Biulding Fine Furniture by Glen Huey - This has projects for turn of the century pieces, but not solely focused on Queen Anne or Hepplewhite or arts and crafts or... or... But some very nice pieces in it. 

I’ll add to this the Encyclopedia of Furniture by Josef Aronson, which is exactly what it says, in encyclopedia. If you want to research a particular period or style, this has information and black and white pics of it. Another older book.

None of these books, except Turning and Edge I think, are for rank beginners, but you can always learn from them no matter your skill or knowledge level. I’m no expert by any means, so I can learn from anyone  :)

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On 5/6/2019 at 5:37 PM, Bmac said:

 

Second to Krenov, the books about Sam Maloof have changed my woodworking more than anything. The books I own are "The Furniture of Sam Maloof", and "Sam Maloof, Woodworker". Again, not how to books but books for inspiration. You can find out the how to through other avenues, but you get the inspiration in these books. The Mid Century Modern furniture is interesting to me, and Maloof's work is classic.

Based on your recommendation and more importantly your work I put this on my wishlist and my daughter gave it to me for my birthday today. The pictures are awesome and I totally agree with your inspiration comments. Thanks for sharing here!

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Oh geez I don’t recall anyone putting Bob Flexner’s book on wood finishing in the list. 

Flexner has made his life’s work about finishing and his book is fantastic. You have to have a copy. 

Geez now what’s the name of it? I think it’s Understanding Wood Finishing. For sure a classic.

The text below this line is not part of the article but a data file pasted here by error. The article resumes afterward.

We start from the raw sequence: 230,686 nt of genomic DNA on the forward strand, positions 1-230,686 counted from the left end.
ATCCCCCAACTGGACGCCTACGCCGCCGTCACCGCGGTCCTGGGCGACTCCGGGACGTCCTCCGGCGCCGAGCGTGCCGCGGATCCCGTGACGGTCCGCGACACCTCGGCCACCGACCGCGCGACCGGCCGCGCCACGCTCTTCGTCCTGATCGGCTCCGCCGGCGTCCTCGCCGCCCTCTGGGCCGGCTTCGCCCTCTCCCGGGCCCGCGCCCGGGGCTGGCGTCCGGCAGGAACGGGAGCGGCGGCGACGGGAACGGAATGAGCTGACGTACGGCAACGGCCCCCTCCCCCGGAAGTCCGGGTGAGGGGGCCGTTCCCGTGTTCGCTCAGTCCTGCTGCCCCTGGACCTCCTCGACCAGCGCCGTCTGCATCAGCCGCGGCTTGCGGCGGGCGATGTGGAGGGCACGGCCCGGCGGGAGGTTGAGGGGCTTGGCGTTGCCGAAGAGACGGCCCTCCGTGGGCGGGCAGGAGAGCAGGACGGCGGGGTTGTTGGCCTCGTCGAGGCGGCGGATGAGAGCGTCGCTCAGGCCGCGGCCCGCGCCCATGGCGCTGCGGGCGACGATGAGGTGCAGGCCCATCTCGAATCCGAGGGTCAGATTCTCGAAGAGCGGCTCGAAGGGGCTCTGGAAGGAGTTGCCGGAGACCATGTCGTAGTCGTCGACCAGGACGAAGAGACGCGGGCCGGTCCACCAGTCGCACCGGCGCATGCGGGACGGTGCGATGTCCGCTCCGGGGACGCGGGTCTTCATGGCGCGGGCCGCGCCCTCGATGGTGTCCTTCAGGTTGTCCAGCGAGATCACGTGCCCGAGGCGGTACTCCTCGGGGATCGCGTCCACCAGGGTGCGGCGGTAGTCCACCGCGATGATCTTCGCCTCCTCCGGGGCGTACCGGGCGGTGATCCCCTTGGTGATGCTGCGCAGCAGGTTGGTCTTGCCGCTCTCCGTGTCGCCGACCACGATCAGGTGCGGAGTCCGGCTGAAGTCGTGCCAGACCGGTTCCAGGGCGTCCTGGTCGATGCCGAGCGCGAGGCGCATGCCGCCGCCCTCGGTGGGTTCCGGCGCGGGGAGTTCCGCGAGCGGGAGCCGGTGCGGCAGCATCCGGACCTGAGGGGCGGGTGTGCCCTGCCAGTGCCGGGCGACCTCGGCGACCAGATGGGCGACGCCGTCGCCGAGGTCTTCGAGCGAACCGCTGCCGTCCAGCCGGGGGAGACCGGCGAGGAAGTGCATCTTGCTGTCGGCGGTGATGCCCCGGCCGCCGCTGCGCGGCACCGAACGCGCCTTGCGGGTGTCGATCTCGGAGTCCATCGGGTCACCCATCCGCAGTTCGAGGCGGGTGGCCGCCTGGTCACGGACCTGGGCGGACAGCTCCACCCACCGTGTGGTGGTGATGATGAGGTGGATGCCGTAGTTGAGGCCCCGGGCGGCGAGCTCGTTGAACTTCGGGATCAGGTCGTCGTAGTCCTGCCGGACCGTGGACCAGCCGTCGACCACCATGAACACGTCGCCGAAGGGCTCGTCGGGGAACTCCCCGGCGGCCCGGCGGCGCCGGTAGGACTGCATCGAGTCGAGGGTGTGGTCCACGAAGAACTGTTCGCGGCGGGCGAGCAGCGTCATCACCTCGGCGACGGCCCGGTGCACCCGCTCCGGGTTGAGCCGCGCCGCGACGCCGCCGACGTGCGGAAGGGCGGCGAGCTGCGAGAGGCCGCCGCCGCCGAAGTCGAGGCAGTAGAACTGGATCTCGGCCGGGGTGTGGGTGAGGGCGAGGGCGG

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49 minutes ago, pkinneb said:

Based on your recommendation and more importantly your work I put this on my wishlist and my daughter gave it to me for my birthday today. The pictures are awesome and I totally agree with your inspiration comments. Thanks for sharing here!

Happy birthday! Mine was earlier this month :) 

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I saw Lang’s book referenced and it is a great book. One of my early purchases, Brand new. 

I have to add Darryl Peart’s two books I have on G&G furniture. One is In the Greene and Greene Style, Nd the other one is Green and Greene, esbigne Elements for the Workshop. 

They both contain great tips, jigs and other info on how to stylize various points of G&G furniture. I’ve made several pieces for our house and used the information in both these books for teaching me how to make drawer pulls, ebony inserts, all sorts of finer G&G details. Good stuff. 

I have Lang”s Shop Drawings for Green and Greene Furniture and it is also a great book. The three go together like wine and cheese :)